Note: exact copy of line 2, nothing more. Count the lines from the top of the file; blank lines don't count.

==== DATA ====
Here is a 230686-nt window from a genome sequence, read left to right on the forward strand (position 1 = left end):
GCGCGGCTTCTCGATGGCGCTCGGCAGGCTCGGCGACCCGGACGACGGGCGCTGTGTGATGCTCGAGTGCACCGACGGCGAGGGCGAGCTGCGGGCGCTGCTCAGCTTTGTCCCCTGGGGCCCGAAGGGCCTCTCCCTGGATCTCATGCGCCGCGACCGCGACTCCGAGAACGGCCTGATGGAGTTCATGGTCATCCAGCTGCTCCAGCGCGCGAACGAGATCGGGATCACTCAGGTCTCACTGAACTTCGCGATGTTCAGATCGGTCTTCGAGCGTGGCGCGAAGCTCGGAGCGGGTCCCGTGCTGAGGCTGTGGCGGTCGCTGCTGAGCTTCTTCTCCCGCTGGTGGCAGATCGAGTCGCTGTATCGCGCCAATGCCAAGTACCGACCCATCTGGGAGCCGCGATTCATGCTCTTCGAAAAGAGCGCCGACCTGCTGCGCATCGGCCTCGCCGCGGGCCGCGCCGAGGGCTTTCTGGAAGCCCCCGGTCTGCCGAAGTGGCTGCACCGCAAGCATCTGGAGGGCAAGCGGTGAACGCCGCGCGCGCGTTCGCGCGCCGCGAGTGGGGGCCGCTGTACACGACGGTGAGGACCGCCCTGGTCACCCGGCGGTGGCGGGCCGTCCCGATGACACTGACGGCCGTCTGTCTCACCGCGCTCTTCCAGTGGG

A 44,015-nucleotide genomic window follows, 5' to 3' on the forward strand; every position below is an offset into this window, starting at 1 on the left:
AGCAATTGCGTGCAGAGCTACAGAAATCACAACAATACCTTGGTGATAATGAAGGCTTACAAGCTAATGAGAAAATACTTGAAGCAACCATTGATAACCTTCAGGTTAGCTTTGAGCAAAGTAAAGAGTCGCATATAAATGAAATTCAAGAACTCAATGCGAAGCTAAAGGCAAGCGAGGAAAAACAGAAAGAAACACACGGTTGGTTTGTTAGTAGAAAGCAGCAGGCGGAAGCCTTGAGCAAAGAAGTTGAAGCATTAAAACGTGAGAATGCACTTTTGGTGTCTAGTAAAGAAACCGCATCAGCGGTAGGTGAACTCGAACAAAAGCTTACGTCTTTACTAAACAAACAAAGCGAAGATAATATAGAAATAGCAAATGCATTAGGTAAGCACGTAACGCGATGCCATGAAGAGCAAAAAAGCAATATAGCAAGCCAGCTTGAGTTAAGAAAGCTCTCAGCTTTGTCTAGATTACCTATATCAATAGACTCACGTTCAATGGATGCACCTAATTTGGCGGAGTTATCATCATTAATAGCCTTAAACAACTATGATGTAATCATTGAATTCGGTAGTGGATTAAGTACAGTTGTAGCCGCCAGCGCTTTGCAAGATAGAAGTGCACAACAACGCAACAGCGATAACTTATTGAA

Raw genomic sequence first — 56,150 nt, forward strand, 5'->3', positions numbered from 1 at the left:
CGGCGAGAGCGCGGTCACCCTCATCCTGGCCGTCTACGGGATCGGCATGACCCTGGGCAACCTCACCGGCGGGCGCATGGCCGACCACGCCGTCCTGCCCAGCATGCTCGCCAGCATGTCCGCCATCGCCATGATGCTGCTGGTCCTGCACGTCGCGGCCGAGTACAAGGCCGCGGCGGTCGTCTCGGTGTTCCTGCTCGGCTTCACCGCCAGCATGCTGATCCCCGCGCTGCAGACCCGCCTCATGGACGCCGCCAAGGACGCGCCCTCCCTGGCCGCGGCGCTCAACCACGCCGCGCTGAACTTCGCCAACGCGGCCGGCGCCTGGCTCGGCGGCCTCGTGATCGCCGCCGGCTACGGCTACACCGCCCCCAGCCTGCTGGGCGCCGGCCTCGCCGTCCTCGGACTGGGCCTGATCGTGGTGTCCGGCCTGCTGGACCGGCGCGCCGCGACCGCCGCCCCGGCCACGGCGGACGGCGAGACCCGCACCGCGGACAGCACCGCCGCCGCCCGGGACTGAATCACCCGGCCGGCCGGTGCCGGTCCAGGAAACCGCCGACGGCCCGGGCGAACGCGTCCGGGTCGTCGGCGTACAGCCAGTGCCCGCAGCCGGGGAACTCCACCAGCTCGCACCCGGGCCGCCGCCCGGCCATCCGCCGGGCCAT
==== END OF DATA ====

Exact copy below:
GCGCGGCTTCTCGATGGCGCTCGGCAGGCTCGGCGACCCGGACGACGGGCGCTGTGTGATGCTCGAGTGCACCGACGGCGAGGGCGAGCTGCGGGCGCTGCTCAGCTTTGTCCCCTGGGGCCCGAAGGGCCTCTCCCTGGATCTCATGCGCCGCGACCGCGACTCCGAGAACGGCCTGATGGAGTTCATGGTCATCCAGCTGCTCCAGCGCGCGAACGAGATCGGGATCACTCAGGTCTCACTGAACTTCGCGATGTTCAGATCGGTCTTCGAGCGTGGCGCGAAGCTCGGAGCGGGTCCCGTGCTGAGGCTGTGGCGGTCGCTGCTGAGCTTCTTCTCCCGCTGGTGGCAGATCGAGTCGCTGTATCGCGCCAATGCCAAGTACCGACCCATCTGGGAGCCGCGATTCATGCTCTTCGAAAAGAGCGCCGACCTGCTGCGCATCGGCCTCGCCGCGGGCCGCGCCGAGGGCTTTCTGGAAGCCCCCGGTCTGCCGAAGTGGCTGCACCGCAAGCATCTGGAGGGCAAGCGGTGAACGCCGCGCGCGCGTTCGCGCGCCGCGAGTGGGGGCCGCTGTACACGACGGTGAGGACCGCCCTGGTCACCCGGCGGTGGCGGGCCGTCCCGATGACACTGACGGCCGTCTGTCTCACCGCGCTCTTCCAGTGGG